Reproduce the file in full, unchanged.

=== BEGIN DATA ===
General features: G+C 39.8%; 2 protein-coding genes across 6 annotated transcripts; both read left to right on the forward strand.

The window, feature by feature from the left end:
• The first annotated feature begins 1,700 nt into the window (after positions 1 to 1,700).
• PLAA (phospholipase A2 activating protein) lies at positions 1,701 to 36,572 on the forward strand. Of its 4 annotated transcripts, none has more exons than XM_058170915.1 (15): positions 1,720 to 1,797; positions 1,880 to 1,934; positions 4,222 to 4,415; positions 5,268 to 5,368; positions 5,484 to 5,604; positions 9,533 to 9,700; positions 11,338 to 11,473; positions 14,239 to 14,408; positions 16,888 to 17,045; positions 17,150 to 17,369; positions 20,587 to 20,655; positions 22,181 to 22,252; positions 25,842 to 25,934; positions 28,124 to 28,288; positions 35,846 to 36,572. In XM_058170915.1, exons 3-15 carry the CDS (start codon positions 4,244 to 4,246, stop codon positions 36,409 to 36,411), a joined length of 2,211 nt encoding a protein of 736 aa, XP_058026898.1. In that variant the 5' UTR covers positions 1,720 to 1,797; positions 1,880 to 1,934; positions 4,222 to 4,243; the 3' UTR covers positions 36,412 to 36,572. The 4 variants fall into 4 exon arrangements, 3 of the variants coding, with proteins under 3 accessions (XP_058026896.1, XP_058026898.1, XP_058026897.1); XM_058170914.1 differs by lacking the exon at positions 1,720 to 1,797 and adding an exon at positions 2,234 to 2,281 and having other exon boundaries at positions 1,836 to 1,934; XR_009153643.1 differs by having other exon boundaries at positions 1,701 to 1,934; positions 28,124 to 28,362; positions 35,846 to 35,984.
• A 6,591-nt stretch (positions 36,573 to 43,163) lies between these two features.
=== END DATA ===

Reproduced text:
General features: G+C 39.8%; 2 protein-coding genes across 6 annotated transcripts; both read left to right on the forward strand.

The window, feature by feature from the left end:
• The first annotated feature begins 1,700 nt into the window (after positions 1 to 1,700).
• PLAA (phospholipase A2 activating protein) lies at positions 1,701 to 36,572 on the forward strand. Of its 4 annotated transcripts, none has more exons than XM_058170915.1 (15): positions 1,720 to 1,797; positions 1,880 to 1,934; positions 4,222 to 4,415; positions 5,268 to 5,368; positions 5,484 to 5,604; positions 9,533 to 9,700; positions 11,338 to 11,473; positions 14,239 to 14,408; positions 16,888 to 17,045; positions 17,150 to 17,369; positions 20,587 to 20,655; positions 22,181 to 22,252; positions 25,842 to 25,934; positions 28,124 to 28,288; positions 35,846 to 36,572. In XM_058170915.1, exons 3-15 carry the CDS (start codon positions 4,244 to 4,246, stop codon positions 36,409 to 36,411), a joined length of 2,211 nt encoding a protein of 736 aa, XP_058026898.1. In that variant the 5' UTR covers positions 1,720 to 1,797; positions 1,880 to 1,934; positions 4,222 to 4,243; the 3' UTR covers positions 36,412 to 36,572. The 4 variants fall into 4 exon arrangements, 3 of the variants coding, with proteins under 3 accessions (XP_058026896.1, XP_058026898.1, XP_058026897.1); XM_058170914.1 differs by lacking the exon at positions 1,720 to 1,797 and adding an exon at positions 2,234 to 2,281 and having other exon boundaries at positions 1,836 to 1,934; XR_009153643.1 differs by having other exon boundaries at positions 1,701 to 1,934; positions 28,124 to 28,362; positions 35,846 to 35,984.
• A 6,591-nt stretch (positions 36,573 to 43,163) lies between these two features.